Also, the inflation that drives EM currencies down over time also drives nominal GDP, revenues, and profits up over time. In the very long term it is likely a wash in that sense. The real impact of inflation a higher cost of capital. As a result of this, the best EM companies are some of the best stewards of capital I know of (but some of the others are awful).

Bottom line: for long term investors like Fairfax I don't worry about the impact of currency but I do worry about political risk and I always look at ROIC in real terms.

EMs certainly have their problems. A good way to think of this is that India's GDP/capita is $2,000. With all the technology, knowledge, and capital available in today's world it takes a really shit system to keep GDP/capita down that low. Even Brazil is 5x richer. But the positive side of this is that relatively small improvements in the system can have outsize effects. Progress is slow, but many emerging markets are moving forwards with better institutions, better regulations, better business conditions. And technology is turbocharging the process. The availability of technology to the man on the street, no matter how poor or poorly educated, is just incredible, and it is beginning to allow him to throw off the systemic shackles. A farmer who had to rely on the middleman to tell him the price of his crops can now check online. A family that can't access basic education can now get it on a phone. A bank that has not been able to address 50% of the population because the price of processing account and loan applications in branches is prohibitive for small amounts, can now address everyone via an app. This is transformative.

India and Africa may not reach our standards of living - possibly ever - but they will make enormous strides over the lifetime of Fairfax's investments, and lots of money will be made along the way.

As a related aside, one of the things that intrigues me about Fairfax is whether they will be able to share knowledge effectively across their sprawling empire. For example they have Digit in India. Can they export that approach to Fairfax Latin America, or Atlas Mara, or even Eurolife? Can CIB teach them how to operate UBN or CSB? There's a lot of cross-seeding in the portfolio - Richie Boucher (who led the turnaround of Allied Irish) is on the board and risk committee at Eurobank, and Hisham Ezz Al-Arab (the CEO of CIB) is on the board of Fairfax Africa. On paper there is enormous potential here and I almost feel Fairfax needs someone to coordinate this (as Carmilani is set to do on the insurance side).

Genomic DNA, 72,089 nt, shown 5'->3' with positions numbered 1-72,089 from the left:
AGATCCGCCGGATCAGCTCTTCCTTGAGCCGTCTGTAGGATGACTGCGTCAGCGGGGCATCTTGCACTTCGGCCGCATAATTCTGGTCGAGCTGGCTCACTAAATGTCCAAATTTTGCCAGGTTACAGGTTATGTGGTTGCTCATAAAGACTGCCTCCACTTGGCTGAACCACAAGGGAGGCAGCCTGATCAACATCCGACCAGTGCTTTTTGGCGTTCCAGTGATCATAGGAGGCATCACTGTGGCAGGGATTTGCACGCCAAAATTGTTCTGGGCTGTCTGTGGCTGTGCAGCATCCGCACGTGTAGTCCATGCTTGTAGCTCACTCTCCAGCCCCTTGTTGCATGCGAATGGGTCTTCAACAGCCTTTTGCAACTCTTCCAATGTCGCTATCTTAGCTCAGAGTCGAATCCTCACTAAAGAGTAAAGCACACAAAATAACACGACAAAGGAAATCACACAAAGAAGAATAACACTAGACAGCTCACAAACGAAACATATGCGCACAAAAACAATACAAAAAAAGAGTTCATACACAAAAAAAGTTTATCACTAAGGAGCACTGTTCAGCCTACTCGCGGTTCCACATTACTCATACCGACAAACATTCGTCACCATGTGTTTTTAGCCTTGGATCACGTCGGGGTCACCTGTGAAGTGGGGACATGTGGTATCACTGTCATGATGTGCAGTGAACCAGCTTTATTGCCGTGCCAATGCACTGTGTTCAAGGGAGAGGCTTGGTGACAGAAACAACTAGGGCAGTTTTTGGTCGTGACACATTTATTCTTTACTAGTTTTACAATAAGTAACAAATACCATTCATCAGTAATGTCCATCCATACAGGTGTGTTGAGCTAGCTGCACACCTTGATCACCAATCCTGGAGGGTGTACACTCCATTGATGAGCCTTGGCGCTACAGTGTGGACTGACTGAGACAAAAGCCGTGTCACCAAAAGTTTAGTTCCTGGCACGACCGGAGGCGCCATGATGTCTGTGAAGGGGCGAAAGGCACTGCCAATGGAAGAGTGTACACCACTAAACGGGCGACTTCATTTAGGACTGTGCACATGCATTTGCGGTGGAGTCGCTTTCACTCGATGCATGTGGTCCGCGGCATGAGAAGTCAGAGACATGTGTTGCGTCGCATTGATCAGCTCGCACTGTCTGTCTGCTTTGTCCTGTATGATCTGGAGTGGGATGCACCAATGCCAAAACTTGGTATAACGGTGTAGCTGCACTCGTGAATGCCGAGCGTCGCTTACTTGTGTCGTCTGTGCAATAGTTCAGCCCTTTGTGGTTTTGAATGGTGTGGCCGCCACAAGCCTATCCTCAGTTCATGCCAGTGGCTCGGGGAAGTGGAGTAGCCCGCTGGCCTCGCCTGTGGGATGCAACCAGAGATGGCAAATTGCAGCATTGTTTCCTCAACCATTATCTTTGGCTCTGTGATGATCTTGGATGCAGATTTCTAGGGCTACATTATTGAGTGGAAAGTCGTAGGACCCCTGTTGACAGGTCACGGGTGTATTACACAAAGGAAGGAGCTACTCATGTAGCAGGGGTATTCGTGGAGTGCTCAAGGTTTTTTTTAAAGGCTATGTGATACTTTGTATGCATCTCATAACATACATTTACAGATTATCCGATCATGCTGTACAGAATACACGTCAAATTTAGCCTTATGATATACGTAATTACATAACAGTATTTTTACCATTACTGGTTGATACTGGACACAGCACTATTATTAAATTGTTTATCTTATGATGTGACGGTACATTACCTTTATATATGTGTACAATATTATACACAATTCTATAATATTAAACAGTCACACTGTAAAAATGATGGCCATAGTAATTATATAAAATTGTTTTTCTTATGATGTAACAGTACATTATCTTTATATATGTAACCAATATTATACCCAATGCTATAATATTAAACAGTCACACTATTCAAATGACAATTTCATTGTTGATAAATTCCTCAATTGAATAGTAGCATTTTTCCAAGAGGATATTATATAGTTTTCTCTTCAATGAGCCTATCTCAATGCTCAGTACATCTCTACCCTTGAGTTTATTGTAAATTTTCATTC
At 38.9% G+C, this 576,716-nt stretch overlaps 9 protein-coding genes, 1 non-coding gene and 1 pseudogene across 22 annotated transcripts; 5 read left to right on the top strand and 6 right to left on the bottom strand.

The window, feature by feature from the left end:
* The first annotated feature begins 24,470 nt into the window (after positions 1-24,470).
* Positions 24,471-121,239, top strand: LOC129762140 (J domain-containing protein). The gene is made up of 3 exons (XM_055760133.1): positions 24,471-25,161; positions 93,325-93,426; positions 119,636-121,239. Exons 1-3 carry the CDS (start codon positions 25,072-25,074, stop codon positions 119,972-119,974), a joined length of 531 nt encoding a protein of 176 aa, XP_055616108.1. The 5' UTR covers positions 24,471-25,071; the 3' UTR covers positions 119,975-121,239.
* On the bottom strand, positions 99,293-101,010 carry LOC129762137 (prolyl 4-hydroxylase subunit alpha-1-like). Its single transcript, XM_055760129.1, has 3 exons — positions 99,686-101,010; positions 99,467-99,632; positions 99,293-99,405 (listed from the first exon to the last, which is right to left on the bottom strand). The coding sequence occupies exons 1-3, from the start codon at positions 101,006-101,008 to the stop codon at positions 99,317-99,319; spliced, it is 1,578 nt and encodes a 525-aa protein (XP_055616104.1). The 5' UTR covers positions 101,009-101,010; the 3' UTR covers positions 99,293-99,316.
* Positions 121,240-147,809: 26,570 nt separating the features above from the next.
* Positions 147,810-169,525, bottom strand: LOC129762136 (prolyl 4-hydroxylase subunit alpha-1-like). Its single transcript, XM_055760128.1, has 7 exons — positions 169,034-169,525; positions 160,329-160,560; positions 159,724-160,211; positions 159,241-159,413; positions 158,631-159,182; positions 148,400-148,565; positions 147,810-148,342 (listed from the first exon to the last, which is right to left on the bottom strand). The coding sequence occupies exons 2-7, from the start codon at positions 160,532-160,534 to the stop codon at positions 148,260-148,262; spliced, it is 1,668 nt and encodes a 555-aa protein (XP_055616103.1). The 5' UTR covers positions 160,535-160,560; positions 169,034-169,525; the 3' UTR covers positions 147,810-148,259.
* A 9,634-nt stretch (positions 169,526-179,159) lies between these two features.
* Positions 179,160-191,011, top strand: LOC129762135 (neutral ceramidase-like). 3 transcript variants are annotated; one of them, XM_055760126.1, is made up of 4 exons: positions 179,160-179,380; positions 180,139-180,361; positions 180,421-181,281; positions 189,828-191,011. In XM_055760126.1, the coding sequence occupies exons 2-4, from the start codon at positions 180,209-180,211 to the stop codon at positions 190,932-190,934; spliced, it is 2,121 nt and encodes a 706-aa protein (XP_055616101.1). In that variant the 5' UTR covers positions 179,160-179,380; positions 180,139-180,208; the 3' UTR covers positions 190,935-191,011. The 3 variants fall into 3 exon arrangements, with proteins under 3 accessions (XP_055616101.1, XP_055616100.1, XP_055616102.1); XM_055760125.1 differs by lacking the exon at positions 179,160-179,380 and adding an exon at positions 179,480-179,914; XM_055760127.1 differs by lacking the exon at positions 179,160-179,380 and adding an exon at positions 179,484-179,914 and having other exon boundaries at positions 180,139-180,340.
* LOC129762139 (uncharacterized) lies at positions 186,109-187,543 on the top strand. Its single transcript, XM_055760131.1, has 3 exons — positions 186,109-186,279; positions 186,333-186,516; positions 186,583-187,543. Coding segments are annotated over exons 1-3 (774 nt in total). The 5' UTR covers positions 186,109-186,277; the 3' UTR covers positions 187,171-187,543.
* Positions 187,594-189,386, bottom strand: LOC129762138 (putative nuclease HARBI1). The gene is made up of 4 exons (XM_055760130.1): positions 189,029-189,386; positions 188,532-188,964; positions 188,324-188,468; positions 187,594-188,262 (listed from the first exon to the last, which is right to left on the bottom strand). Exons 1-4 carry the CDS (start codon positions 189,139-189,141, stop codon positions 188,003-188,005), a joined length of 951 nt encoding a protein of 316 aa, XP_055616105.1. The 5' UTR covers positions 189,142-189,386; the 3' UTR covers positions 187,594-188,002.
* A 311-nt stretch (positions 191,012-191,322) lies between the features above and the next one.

« Last Edit: May 07, 2020, 01:12:11 AM by petec »
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Spekulatius

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Re: Prem's 2020 Letter to shareholders is out
« Reply #34 on: May 07, 2020, 04:57:58 PM »

You can buy bald for book value and with 20% ROE in Brazil right now if you care, but the country is run by a moron


Thank God the leader of the free world is an intellectual colossus, eh?

Hardly so. However, the US can take a few punches while Brazil cannot. Itís mostly because theYS can print $ and borrow trillions for almost nothing. Brazil cannot do that, their currency tanked already and they have issues with inflation as is..
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petec

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Re: Prem's 2020 Letter to shareholders is out
« Reply #35 on: May 08, 2020, 09:07:27 AM »

You can buy bald for book value and with 20% ROE in Brazil right now if you care, but the country is run by a moron


Thank God the leader of the free world is an intellectual colossus, eh?

Hardly so. However, the US can take a few punches while Brazil cannot. Itís mostly because theYS can print $ and borrow trillions for almost nothing. Brazil cannot do that, their currency tanked already and they have issues with inflation as is..

Agreed.

That said, Brazil has been on a disinflationary trend for 30 years and pre-covid, inflation was well anchored in the low-mid single digits. The pension reform done last year was a big step towards controlling the deficit, which will help. And while the president is a moron the finance minister is superb and the administration has been doing a great job of improving business conditions.

Your point stands, but there are counterpoints, and the real question is: what's already priced in?